For those with automatic updates enabled, the new version is already rolling out to sites. All major branches of WordPress from version 3.7 to 5.2 received the new security fixes. If automatic updates are not enabled, users should update from the “Updates” screen under “Dashboard” in the WordPress admin. Otherwise, users can download WordPress from the release archive and manually run an update to make sure their site is not at risk to what are now publicly-known vulnerabilities.

In the release announcement, the following security issues were noted. They were corrected in all updated versions.

  • Stored cross-site scripting (XSS) could be added from the Customizer screen.
  • An issue that allowed stored XSS to inject JavaScript into <style> tags.
  • A bug that allowed unauthenticated posts to be viewed.
  • A method to use the Vary: Origin header to poison the cache of JSON GET requests (REST API).
  • A server-side request forgery (SSRF) with how URLs are validated.
  • Issues with referrer validation in the WordPress admin.

For developers who want to dive more into the code changes, the changeset is available on GitHub. Most changes should not affect plugins or themes. However, it is worth noting that the static query property was removed in this release. This removal affects both the WP and WP_Query classes. Developers should test their plugins against this version to make sure nothing is broken if their projects rely on this property. It is unlikely that many plugins rely on this query variable.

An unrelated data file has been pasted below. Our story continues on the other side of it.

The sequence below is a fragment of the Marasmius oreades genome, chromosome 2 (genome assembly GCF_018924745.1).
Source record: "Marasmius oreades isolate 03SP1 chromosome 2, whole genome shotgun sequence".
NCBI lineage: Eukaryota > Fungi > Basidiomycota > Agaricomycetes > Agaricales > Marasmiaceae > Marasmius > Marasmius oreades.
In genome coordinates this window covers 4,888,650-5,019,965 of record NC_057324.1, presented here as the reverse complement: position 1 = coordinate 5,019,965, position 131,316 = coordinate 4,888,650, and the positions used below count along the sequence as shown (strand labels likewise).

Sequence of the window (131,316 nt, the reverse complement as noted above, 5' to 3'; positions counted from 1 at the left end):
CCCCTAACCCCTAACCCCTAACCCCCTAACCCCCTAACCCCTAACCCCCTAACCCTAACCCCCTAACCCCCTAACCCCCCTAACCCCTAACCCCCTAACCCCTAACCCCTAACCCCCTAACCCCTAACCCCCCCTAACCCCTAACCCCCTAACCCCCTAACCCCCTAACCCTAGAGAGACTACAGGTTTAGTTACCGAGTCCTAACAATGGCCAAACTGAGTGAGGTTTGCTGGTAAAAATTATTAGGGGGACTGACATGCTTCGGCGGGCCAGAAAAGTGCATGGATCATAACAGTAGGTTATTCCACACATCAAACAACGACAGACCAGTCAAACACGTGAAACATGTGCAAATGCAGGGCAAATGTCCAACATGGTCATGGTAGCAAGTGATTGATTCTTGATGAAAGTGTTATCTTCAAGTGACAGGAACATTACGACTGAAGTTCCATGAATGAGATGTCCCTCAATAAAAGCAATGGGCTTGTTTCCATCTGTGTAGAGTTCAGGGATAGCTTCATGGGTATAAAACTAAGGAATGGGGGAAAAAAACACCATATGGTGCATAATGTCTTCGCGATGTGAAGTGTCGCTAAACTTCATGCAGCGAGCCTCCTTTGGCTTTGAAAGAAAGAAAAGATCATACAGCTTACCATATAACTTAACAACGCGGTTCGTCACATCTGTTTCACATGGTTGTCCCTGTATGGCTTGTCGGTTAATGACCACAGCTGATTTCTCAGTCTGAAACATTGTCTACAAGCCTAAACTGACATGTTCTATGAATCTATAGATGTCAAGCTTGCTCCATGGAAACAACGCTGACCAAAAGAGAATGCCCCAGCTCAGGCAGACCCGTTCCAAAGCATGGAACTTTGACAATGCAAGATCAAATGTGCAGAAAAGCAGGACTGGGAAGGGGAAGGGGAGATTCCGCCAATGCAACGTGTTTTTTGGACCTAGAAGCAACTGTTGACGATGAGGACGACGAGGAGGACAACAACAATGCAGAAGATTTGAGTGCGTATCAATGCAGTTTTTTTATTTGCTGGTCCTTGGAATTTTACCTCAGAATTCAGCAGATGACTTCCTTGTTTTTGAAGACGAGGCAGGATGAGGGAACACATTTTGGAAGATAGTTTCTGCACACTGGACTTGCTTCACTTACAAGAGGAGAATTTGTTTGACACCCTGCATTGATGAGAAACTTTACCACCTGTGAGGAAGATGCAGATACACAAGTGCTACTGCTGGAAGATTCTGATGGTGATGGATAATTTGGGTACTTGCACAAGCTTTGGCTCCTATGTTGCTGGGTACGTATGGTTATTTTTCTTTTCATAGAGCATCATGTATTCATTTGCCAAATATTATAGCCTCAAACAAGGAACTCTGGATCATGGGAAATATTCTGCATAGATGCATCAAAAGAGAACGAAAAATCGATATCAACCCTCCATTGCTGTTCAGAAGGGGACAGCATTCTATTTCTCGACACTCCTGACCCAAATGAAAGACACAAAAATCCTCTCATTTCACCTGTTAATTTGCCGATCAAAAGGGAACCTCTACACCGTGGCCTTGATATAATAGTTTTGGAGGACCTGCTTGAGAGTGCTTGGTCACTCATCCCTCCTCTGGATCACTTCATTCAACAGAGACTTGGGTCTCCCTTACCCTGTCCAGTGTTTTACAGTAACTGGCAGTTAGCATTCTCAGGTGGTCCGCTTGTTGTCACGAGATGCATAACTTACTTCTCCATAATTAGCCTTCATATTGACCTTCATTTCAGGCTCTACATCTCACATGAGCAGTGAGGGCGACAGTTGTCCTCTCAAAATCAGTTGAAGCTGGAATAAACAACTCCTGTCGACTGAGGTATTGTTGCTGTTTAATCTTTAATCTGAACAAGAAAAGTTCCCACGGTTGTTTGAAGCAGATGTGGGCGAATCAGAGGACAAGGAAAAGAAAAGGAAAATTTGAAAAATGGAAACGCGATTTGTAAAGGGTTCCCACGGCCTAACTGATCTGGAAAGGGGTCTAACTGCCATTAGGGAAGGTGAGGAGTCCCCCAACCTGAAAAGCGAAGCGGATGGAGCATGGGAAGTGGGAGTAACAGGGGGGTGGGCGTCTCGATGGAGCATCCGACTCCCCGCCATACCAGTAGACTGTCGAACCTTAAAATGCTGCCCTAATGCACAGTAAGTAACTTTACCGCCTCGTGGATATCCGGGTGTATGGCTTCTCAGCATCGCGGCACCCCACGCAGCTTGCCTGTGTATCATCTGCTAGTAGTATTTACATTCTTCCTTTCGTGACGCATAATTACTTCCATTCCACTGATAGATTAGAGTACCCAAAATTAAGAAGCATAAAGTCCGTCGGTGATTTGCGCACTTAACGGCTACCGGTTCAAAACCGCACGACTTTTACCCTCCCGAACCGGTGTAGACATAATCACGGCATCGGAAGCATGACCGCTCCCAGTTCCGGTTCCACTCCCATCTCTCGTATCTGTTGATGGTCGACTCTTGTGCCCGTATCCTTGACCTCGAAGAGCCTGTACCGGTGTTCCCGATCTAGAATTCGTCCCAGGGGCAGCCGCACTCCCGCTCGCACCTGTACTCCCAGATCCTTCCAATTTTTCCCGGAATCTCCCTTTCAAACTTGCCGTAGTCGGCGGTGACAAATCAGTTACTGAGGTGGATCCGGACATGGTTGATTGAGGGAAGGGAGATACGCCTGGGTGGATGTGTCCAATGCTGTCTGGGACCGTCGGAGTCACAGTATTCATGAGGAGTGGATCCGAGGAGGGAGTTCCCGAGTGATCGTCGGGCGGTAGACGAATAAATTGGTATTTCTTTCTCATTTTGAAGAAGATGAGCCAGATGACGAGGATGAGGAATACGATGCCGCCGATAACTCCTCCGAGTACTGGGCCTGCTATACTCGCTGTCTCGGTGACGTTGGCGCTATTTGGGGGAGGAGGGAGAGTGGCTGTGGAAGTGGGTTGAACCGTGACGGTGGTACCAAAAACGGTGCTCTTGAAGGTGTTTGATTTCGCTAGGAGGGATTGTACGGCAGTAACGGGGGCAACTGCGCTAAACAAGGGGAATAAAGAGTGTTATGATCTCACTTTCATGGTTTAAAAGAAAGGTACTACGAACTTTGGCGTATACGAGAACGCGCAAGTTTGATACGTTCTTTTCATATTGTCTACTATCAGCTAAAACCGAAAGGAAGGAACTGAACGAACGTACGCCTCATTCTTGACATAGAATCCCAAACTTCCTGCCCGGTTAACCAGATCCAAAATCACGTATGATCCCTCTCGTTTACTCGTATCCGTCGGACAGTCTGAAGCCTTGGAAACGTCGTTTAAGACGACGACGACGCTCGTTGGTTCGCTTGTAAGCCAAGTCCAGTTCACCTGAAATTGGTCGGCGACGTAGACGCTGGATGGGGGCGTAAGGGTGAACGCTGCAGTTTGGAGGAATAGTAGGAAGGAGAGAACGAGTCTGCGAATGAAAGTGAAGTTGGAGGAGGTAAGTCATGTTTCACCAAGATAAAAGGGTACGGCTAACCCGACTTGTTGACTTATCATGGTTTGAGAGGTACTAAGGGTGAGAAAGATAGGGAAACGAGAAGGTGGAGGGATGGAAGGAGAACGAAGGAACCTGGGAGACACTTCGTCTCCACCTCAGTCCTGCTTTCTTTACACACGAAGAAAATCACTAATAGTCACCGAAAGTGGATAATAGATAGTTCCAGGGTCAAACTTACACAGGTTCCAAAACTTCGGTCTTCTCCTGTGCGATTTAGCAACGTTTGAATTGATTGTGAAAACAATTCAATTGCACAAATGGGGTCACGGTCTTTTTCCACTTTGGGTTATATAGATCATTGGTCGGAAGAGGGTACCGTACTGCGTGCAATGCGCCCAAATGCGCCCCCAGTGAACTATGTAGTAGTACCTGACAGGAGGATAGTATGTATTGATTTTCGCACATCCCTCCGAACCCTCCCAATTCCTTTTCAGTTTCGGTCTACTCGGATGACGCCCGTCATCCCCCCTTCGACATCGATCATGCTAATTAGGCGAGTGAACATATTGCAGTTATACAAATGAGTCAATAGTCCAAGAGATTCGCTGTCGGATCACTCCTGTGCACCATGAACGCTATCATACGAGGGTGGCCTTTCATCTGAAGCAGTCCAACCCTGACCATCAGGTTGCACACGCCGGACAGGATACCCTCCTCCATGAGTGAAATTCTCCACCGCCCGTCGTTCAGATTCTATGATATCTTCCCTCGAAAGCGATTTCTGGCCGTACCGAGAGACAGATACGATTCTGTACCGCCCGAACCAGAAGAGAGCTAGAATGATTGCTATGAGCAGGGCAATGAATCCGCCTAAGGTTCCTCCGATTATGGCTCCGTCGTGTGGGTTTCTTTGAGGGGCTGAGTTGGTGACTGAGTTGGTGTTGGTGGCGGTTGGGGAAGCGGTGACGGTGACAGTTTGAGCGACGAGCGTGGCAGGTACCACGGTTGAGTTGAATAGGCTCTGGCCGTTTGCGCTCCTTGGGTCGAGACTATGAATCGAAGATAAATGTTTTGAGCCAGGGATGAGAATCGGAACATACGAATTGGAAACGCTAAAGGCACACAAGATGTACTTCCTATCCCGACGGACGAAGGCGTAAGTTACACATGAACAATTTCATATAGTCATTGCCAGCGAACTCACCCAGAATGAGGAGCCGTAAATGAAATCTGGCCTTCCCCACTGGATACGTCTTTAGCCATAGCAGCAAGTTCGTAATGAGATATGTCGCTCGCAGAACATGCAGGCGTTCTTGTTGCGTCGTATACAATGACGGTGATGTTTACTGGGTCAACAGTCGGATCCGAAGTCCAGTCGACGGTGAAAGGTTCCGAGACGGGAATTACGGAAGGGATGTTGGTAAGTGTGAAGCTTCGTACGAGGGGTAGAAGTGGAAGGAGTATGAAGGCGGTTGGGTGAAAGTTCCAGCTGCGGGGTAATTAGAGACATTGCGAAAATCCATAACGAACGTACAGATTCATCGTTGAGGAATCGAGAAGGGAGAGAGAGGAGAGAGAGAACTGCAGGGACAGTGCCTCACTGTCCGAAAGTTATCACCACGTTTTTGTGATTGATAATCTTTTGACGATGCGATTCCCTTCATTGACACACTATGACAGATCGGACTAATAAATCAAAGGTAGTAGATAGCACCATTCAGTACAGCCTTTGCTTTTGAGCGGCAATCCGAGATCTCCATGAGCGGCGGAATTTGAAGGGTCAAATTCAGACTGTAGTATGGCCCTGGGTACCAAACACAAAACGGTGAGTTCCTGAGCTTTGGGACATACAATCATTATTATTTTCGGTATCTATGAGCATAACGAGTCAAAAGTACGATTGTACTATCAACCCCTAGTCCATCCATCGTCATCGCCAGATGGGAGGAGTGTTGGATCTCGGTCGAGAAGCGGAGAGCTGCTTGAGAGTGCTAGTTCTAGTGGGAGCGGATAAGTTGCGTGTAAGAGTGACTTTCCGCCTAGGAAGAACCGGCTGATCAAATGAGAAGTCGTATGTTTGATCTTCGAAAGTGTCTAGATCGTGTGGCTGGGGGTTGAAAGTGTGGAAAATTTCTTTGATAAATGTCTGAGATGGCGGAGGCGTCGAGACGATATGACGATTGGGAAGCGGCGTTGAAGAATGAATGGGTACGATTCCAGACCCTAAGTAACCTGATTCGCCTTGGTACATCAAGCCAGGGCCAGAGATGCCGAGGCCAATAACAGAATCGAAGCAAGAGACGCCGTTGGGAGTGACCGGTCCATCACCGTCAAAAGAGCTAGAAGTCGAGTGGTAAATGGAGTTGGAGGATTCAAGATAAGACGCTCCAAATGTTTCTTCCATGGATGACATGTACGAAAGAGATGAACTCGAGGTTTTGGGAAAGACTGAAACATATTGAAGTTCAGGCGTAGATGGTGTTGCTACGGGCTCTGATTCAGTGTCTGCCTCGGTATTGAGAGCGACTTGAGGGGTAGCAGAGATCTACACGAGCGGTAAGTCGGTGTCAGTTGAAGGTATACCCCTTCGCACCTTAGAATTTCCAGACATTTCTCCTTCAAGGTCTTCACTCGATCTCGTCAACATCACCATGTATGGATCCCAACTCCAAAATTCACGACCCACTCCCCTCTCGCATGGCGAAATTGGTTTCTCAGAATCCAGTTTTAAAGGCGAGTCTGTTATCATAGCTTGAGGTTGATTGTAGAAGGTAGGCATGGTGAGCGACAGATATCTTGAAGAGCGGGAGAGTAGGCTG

WordPress 5.2.4 also includes a couple of other bug fixes. One removes a line of code that makes an extra call to the wp-sanitize.js script in the script loader. The second fix addresses an issue where the directory path wasn’t normalized on Windows systems, which led to the wp_validate_redirect() function removing the domain. This fixes a bug created in WordPress 5.2.3.

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First Look at PHP 7.4 for WordPress Developers

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PHP 7.4 is slated for release on November 28, 2019. WordPress 5.3 will also include several commits that address deprecated features.

It’s unlikely that most WordPress plugin and theme developers will be able to use the new PHP 7.4 features for a while except when working on setups where they have some measure of control over the environment. Given WordPress’ reluctance to bump the minimum PHP version to the latest supported versions, it could be years before it’s safe to use new features. However, developers should make sure their plugins and themes are compatible with 7.4. It’s also good practice to keep up with current features.